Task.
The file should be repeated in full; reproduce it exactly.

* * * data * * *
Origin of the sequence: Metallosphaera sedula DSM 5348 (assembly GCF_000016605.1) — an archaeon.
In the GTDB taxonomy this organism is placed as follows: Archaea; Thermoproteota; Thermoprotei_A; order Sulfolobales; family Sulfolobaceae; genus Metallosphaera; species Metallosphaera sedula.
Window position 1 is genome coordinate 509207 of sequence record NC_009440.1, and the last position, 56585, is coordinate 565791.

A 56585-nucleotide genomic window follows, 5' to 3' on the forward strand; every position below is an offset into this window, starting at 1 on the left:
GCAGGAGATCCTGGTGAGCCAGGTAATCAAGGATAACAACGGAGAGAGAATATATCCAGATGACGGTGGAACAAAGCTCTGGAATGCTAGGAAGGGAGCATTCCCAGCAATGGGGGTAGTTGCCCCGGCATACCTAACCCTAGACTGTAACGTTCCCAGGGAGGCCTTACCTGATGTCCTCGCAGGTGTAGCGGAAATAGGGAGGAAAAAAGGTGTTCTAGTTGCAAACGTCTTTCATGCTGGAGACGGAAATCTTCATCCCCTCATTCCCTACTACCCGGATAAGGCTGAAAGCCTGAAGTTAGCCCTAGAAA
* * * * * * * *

Origin of the sequence: Metallosphaera sedula DSM 5348 (assembly GCF_000016605.1) — an archaeon.
In the GTDB taxonomy this organism is placed as follows: Archaea; Thermoproteota; Thermoprotei_A; order Sulfolobales; family Sulfolobaceae; genus Metallosphaera; species Metallosphaera sedula.
Window position 1 is genome coordinate 509207 of sequence record NC_009440.1, and the last position, 56585, is coordinate 565791.

A 56585-nucleotide genomic window follows, 5' to 3' on the forward strand; every position below is an offset into this window, starting at 1 on the left:
GCAGGAGATCCTGGTGAGCCAGGTAATCAAGGATAACAACGGAGAGAGAATATATCCAGATGACGGTGGAACAAAGCTCTGGAATGCTAGGAAGGGAGCATTCCCAGCAATGGGGGTAGTTGCCCCGGCATACCTAACCCTAGACTGTAACGTTCCCAGGGAGGCCTTACCTGATGTCCTCGCAGGTGTAGCGGAAATAGGGAGGAAAAAAGGTGTTCTAGTTGCAAACGTCTTTCATGCTGGAGACGGAAATCTTCATCCCCTCATTCCCTACTACCCGGATAAGGCTGAAAGCCTGAAGTTAGCCCTAGAAA